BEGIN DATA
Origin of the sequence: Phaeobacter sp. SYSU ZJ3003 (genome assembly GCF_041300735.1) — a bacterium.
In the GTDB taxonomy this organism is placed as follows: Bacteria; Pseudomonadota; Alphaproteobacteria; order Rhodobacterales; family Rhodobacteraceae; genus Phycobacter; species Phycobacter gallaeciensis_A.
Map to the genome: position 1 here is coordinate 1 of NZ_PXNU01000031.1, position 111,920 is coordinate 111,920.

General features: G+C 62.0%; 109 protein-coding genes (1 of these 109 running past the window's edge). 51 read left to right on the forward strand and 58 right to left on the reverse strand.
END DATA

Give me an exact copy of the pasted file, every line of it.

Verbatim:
Origin of the sequence: Phaeobacter sp. SYSU ZJ3003 (genome assembly GCF_041300735.1) — a bacterium.
In the GTDB taxonomy this organism is placed as follows: Bacteria; Pseudomonadota; Alphaproteobacteria; order Rhodobacterales; family Rhodobacteraceae; genus Phycobacter; species Phycobacter gallaeciensis_A.
Map to the genome: position 1 here is coordinate 1 of NZ_PXNU01000031.1, position 111,920 is coordinate 111,920.

General features: G+C 62.0%; 109 protein-coding genes (1 of these 109 running past the window's edge). 51 read left to right on the forward strand and 58 right to left on the reverse strand.